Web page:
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Proceedings of the National Conference of Colored Men of the United States (Selections)

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Citation Information:   "Proceedings of the National Conference of Colored Men of the United States (Selections)." From Herbert Aptheker, editor, A Documentary History of the Negro People in the United States (New York, 1951), p. 723.



Resolution introduced by W. H. Councill of Alabama:

Resolved, That whereas the principal business men and farmers have entered into contracts for the present year, we deem this an untimely season to agitate the question of migration; believing that it would prove detrimental to the interests of all concerned.

2. That we are opposed to a general and sudden exodus of our people for any part of the country, but recommend a careful consideration of the matter for all who desire to migrate, and after such mature consideration and calm reflection, if they are satisfied that their condition can be improved by emigration we advise gradual migration.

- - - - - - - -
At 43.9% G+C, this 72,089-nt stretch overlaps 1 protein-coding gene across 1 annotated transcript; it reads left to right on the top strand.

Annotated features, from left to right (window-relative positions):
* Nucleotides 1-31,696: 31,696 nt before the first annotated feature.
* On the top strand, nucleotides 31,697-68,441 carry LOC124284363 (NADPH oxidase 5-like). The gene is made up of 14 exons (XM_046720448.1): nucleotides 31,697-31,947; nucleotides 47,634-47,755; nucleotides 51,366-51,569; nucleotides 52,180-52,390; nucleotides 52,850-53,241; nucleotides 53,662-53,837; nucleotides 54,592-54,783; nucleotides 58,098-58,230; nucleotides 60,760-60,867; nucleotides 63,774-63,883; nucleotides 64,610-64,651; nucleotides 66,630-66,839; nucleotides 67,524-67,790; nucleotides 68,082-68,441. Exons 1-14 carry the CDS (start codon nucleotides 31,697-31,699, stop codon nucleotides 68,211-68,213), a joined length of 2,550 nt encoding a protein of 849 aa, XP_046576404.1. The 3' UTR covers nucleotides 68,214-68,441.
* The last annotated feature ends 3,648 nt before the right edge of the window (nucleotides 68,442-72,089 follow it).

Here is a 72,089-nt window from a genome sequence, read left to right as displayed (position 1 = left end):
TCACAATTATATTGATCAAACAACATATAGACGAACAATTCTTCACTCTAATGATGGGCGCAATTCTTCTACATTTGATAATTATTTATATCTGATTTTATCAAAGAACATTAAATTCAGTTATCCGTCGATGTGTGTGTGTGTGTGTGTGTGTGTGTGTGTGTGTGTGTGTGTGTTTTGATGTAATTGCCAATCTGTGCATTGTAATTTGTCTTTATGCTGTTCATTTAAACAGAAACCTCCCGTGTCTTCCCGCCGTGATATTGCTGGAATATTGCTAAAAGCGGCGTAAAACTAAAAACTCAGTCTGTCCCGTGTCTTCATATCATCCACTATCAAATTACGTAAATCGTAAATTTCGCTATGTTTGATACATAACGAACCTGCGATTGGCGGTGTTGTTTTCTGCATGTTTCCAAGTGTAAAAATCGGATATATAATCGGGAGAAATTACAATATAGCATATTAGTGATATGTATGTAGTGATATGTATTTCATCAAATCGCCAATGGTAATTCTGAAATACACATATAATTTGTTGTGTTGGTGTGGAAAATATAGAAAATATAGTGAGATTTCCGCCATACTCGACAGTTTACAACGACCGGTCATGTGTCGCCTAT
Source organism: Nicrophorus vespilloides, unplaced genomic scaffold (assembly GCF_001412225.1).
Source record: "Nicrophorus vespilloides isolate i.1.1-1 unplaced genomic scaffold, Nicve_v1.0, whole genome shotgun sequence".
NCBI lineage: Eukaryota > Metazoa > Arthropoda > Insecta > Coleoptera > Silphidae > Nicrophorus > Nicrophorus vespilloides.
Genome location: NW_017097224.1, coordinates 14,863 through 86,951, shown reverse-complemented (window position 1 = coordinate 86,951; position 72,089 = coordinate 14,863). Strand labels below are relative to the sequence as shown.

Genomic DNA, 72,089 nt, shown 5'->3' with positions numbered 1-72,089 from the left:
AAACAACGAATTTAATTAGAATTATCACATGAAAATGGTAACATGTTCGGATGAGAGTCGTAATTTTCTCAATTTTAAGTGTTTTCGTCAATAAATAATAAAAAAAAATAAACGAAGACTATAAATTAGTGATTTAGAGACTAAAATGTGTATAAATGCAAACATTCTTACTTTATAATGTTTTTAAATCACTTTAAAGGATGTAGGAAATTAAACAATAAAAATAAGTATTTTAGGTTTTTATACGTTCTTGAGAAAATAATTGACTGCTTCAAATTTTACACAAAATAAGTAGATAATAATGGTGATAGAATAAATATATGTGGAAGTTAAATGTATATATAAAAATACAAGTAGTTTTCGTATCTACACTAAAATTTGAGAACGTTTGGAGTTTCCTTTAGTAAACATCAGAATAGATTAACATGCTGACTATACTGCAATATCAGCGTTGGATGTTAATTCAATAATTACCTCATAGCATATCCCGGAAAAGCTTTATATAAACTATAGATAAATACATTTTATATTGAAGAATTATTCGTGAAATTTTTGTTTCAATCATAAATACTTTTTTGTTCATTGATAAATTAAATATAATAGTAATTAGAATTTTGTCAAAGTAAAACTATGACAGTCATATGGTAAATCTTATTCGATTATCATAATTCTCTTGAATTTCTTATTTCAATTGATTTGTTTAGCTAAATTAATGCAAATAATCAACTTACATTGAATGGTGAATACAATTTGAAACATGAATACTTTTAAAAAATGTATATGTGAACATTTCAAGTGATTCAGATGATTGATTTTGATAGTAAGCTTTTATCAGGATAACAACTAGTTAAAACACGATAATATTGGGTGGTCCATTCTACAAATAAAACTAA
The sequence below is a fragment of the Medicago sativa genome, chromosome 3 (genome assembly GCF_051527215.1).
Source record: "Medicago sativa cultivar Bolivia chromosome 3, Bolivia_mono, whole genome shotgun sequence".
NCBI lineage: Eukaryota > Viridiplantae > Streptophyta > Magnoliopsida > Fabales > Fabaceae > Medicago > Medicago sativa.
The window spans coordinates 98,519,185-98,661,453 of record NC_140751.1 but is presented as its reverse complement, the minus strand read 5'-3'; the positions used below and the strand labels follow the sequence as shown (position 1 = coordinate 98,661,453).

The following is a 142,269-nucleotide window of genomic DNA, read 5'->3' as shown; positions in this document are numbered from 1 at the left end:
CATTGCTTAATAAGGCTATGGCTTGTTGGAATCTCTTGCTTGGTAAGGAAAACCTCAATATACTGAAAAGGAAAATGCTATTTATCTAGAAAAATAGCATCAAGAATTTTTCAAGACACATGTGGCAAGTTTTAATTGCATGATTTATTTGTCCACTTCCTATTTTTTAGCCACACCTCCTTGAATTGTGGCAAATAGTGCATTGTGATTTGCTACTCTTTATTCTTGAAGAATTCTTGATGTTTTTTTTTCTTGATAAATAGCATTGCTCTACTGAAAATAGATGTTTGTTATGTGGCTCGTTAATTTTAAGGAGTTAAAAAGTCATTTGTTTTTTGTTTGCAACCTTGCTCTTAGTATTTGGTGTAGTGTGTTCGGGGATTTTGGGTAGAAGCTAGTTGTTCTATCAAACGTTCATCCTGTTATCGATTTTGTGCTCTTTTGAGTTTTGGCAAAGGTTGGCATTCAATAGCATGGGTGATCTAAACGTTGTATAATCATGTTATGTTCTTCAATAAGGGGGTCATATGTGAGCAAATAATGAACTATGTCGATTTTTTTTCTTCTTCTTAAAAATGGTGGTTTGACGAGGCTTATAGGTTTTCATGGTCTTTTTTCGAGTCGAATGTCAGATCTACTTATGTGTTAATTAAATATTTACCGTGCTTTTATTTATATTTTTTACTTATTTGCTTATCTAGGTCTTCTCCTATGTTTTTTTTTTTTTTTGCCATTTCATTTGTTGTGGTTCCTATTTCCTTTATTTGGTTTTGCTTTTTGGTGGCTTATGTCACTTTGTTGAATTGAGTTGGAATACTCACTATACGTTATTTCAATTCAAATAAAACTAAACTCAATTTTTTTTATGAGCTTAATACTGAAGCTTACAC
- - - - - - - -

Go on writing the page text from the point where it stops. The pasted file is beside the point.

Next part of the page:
3. That the emigration question should be considered apart from politics, and should be based upon business calculation.

* * *

Letter from Charleston, S.C. Colored Western Emigration Society:

What is mere freedom to man without civil and political rights? . . . The boast is proudly made that this is a white man's government. Let us appeal to the good people of the country to aid us in changing the place of our abode to the free States and Territories. We have willing hands as ever; we have strong arms still. We are sneeringly told that we are poor and have not the means of defraying our expenses in removing from here to the free States . . . We have no apology to make for our poverty. It comes illy from those who have enjoyed our unrequited labor for hundreds of years the taunt that we are poor . . .

* * *

Report of the Committee on Address:

The disposition to leave the communities in which they feel insecure, is an evidence of a healthy growth in manly independence, and should receive the commendation and support of all philanthropists . . . In the light of these facts [the Negro's contributions to the nation] we demand, in the name of the citizenship conferred by the organic law of the land, in the name of humanity and Christian brotherhood, the same treatment accorded the other nationalities of our common country—nothing more, nothing less.

Proceedings of the National Conference of Colored Men of the United States, held in the State Capitol at Nashville, Tenn., May 6-9, 1879 (Washington, 1879), pp. 12, 16-17, 95.